A Gallery Re-Opens
After being closed for 10 years
(to make space for a coat check room)
the Print and Drawing galleries at the Art Institute of Chicago
have finally re-opened with an exhibit called:
Collecting for Chicago: Prints, Drawings, and Patronage
to feature some recent acquisitions
as well as the donors who gave them.
Since most of it was collected
to exemplify Modernism rather than exceptional visual quality
little of it interests me.
(i.e., it's as mediocre as Andy Warhol)
But following my last post
about figure drawing,
I thought I'd include
some relevant examples from this show.
Otto Dix could do beautiful when he wanted ,
and there's something ominous about going in the other direction,
but still, let's face it,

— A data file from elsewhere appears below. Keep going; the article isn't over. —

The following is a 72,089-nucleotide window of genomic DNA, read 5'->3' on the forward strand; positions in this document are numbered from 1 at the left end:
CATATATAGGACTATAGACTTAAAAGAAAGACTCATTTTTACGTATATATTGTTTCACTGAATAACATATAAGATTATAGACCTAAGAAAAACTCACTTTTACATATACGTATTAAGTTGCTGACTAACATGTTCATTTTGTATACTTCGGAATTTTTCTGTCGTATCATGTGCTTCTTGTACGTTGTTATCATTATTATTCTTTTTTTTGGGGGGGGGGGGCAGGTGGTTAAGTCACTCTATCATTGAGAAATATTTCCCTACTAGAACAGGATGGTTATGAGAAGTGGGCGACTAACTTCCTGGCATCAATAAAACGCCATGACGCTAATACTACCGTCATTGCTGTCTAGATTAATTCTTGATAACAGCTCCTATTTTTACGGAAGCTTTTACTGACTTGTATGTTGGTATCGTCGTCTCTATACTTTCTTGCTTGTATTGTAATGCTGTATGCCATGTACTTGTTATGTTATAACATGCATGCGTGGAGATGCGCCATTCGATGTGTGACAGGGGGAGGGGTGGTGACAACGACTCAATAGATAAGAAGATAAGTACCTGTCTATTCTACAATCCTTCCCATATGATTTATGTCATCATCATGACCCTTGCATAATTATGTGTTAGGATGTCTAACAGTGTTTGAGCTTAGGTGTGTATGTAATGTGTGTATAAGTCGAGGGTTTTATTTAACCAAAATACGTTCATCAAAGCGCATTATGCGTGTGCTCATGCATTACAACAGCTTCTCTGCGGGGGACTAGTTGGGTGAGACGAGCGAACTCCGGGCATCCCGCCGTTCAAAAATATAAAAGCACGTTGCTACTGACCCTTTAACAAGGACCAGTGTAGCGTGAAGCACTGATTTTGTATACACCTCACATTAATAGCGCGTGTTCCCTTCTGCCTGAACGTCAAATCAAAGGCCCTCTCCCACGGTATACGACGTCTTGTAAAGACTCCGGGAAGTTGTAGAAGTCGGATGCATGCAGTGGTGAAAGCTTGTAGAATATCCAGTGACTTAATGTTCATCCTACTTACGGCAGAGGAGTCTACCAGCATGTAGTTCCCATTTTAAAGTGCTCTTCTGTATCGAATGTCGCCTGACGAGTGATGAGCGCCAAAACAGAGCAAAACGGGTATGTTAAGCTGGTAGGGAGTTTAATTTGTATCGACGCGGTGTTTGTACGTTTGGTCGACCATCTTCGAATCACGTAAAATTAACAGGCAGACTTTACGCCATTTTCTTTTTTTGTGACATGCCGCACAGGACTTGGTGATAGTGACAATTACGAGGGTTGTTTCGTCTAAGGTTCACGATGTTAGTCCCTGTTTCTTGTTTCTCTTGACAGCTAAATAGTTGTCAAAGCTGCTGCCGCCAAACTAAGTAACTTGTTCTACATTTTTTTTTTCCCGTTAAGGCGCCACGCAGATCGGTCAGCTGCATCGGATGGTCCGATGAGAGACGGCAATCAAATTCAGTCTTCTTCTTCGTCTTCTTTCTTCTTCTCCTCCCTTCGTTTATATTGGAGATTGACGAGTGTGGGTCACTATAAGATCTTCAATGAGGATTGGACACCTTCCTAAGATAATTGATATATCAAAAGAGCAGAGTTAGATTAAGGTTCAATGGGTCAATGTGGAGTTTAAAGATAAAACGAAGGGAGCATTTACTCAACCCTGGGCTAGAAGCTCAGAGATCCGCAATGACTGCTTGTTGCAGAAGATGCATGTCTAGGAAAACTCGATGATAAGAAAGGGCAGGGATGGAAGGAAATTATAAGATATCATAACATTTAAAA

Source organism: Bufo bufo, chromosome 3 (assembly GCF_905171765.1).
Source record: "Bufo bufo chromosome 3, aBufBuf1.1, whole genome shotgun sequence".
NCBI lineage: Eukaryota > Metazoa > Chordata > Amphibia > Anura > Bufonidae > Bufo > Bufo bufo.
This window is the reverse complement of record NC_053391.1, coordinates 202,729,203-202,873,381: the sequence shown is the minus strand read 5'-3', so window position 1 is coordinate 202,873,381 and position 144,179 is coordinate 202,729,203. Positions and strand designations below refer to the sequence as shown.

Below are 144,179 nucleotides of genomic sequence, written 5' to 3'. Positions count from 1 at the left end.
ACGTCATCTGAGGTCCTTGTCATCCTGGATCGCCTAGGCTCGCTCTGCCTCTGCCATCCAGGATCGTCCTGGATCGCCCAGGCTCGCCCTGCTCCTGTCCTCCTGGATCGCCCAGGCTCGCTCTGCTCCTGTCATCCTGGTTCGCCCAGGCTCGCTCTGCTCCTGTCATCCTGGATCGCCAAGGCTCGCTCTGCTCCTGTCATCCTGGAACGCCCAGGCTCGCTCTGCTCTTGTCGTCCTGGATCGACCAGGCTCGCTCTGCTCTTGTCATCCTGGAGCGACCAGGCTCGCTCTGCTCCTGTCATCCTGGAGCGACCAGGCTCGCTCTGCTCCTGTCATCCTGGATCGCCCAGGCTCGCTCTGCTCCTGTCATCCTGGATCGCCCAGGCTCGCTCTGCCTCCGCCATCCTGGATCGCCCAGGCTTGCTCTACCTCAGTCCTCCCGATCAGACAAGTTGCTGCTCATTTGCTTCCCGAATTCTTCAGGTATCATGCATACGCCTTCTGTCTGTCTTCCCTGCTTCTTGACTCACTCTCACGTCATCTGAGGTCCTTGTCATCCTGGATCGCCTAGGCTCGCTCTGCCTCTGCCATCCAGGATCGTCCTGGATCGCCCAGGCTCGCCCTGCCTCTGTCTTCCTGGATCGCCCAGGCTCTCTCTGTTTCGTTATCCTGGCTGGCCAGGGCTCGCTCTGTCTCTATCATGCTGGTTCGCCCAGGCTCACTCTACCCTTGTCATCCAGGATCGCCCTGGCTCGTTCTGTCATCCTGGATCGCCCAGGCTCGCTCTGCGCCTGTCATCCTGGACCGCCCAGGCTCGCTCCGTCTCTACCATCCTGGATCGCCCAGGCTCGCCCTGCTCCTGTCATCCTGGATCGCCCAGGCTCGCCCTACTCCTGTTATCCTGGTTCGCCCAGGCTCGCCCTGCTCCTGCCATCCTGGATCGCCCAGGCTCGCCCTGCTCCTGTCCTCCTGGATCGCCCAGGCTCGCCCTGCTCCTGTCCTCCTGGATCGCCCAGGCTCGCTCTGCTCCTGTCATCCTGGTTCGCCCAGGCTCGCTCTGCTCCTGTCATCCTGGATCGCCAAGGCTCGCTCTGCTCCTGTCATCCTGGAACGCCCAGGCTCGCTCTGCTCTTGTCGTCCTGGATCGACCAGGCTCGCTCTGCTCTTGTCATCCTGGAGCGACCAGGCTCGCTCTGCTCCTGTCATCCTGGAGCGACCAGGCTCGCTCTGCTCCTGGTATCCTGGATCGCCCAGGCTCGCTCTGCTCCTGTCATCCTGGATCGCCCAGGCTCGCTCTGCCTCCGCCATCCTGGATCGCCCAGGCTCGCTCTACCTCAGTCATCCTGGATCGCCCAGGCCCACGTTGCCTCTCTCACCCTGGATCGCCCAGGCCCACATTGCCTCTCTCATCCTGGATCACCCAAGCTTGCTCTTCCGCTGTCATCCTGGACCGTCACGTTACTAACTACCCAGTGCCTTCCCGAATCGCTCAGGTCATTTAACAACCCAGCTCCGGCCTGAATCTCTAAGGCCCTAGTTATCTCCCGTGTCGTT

he's in control.
Ernst Kirchner (1880-1938) "Portrait of Gustav Schliefler", 1922
So was Kirchner (in control)
in this little pen drawing
that seems to have been made
in about 10 minutes.
(Where multiple lines do the job
that heavy lines did for Dix)
Emil Nolde ( 1867-1956 ) "Hamburg Harbor" 1910
So you don't have to be Asian
to make a good brush drawing
Jonathan Richardson the Elder (1665-1745), self portrait, c. 1730-39
Exhibition notes tell us that JR specialized in
At the museum, I was rather underwhelmed
by this little drawing,
but all alone with this reproduction
I do feel the presence of
an interesting person
Egon Schiele (1890-1918) - 1907 , the artist's mother
Quite a talented teenager, wouldn't you say ?
On top of all that skill in rendering and design,
that poor woman is suffering!
Done any other artworld reputation
sit so high
exclusively on the basis
of figure drawing ?
******** and yet ********
other, far less famous, people
have drawn their own mothers,
and I think the results are no less impressive.
Like this one
by the blogger known as